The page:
Nanotechnology Now

Our NanoNews Digest Sponsors





Heifer International

Wikipedia Affiliate Button


android tablet pc

Home > Press > How do you cut a nanotube? Lots of compression.

Sound of slicing: High-intensity atomic-level sonic boomlets cause nanotubes to buckle and twist at “compression-concentration zones.” Credit: Kim Lab/Brown University
Sound of slicing: High-intensity atomic-level sonic boomlets cause nanotubes to buckle and twist at “compression-concentration zones.” Credit: Kim Lab/Brown University

Abstract:
Researchers at Brown University and in Korea have described the dynamics behind cutting single-walled carbon nanotubes, cylindrical structures just 1/50,000th the width of a human hair. The tubes are compressed by potent sonic booms, causing them to buckle at certain points at helical, 90-degree angles. The finding could lead to better-quality nanotubes for potential use in automotive, electronics, optics and other fields. Results appear in the Proceedings of the Royal Society A.

How do you cut a nanotube? Lots of compression.

Providence, RI | Posted on December 21st, 2010

A pipefitter knows how to make an exact cut on a metal rod. But it's far harder to imagine getting a precise cut on a carbon nanotube, with a diameter 1/50,000th the thickness of a human hair.

In a paper published this month in the British journal Proceedings of the Royal Society A, researchers at Brown University and in Korea document for the first time how single-walled carbon nanotubes are cut, a finding that could lead to producing more precise, higher-quality nanotubes. Such manufacturing improvements likely would make the nanotubes more attractive for use in automotive, biomedicine, electronics, energy, optics and many other fields.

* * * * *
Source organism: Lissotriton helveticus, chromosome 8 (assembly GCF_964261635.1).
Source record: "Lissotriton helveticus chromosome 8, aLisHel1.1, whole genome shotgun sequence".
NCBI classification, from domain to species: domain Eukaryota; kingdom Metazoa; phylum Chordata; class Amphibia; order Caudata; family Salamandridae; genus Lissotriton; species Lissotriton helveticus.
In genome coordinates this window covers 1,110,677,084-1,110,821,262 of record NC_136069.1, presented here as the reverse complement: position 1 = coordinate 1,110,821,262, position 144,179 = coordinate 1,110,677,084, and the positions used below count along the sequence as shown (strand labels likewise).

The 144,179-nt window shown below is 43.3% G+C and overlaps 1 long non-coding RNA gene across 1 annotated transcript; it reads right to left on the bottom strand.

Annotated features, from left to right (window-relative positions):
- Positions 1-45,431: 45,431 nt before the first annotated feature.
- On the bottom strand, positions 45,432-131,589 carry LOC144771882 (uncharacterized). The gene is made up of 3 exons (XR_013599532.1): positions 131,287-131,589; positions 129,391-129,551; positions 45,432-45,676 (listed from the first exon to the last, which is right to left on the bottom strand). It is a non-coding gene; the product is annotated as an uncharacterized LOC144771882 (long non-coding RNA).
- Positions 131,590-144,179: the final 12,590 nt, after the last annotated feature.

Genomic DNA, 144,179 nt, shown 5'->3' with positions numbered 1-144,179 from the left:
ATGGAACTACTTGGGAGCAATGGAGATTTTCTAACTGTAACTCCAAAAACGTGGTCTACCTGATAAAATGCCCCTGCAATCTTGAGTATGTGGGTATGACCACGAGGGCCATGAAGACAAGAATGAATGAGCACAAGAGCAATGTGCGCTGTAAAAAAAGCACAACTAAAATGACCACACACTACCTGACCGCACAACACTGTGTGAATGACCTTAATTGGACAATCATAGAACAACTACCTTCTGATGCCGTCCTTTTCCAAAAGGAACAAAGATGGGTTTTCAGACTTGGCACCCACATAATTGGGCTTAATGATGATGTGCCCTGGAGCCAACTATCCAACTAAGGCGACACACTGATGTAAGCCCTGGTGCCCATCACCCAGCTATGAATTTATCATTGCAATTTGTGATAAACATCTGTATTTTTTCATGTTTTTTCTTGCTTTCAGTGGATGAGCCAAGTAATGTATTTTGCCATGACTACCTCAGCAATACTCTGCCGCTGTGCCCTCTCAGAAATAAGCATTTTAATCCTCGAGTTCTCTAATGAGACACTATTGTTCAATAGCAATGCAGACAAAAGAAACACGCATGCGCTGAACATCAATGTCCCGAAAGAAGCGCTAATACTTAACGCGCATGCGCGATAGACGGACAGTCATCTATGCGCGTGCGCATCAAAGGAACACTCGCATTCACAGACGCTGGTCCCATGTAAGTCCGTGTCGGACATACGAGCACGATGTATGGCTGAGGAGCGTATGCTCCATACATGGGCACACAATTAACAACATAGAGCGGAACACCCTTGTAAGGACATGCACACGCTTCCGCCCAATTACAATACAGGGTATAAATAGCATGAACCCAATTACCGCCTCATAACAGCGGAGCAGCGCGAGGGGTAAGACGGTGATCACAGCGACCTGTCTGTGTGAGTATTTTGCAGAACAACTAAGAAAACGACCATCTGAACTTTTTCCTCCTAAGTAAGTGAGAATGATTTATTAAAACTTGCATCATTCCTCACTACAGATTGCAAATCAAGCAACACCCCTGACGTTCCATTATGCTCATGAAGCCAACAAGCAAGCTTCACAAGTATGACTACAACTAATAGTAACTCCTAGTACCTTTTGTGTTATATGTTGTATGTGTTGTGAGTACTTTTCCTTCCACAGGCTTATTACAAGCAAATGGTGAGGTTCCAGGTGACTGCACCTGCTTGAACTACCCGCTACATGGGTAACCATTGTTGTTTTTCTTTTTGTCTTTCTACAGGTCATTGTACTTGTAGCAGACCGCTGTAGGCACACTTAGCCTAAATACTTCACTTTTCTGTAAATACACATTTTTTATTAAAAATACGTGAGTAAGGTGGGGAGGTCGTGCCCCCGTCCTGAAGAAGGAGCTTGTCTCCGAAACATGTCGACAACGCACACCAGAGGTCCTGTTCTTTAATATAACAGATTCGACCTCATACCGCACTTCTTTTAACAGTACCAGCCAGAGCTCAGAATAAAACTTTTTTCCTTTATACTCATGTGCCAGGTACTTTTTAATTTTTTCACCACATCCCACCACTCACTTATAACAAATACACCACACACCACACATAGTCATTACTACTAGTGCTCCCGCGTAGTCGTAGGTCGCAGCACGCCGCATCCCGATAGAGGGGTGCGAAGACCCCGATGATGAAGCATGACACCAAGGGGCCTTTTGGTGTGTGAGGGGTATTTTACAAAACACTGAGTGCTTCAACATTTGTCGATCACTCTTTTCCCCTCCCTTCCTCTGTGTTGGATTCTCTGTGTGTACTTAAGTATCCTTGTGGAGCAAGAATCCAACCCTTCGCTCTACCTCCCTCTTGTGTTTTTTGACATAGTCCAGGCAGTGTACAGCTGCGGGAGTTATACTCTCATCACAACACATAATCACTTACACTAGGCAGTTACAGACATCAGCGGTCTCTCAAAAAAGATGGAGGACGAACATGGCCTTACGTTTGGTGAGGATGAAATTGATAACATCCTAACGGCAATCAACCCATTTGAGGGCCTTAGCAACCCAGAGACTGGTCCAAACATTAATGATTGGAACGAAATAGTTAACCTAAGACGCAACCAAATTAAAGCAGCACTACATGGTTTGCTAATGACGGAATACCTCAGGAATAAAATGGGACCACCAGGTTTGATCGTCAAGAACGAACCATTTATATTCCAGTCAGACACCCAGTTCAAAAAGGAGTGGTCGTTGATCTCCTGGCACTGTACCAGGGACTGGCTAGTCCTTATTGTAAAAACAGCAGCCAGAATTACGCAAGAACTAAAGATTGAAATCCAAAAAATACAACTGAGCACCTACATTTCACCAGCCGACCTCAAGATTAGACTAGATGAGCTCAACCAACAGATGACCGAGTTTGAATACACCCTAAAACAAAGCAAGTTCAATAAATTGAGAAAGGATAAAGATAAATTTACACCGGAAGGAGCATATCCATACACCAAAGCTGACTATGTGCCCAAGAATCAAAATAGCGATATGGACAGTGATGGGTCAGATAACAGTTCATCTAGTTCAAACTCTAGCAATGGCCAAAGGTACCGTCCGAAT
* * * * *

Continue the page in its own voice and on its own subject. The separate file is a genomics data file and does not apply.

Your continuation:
"We can now design the cutting rate and the diameters we want to cut," said Kyung-Suk Kim, professor of engineering in the School of Engineering at Brown and the corresponding author on the paper.

The basics of carbon nanotube manufacturing are known. Single-atom thin graphene sheets are immersed in solution (usually water), causing them to look like a plate of tangled spaghetti. The jumbled bundle of nanotubes is then blasted by high-intensity sound waves that create cavities (or partial vacuums) in the solution. The bubbles that arise from these cavities expand and collapse so violently that the heat in each bubble's core can reach more than 5,000 degrees Kelvin, close to the temperature on the surface of the sun. Meanwhile, each bubble compresses at an acceleration 100 billion times greater than gravity. Considering the terrific energy involved, it's hardly surprising that the tubes come out at random lengths. Technicians use sieves to get tubes of the desired length. The technique is inexact partly because no one was sure what caused the tubes to fracture.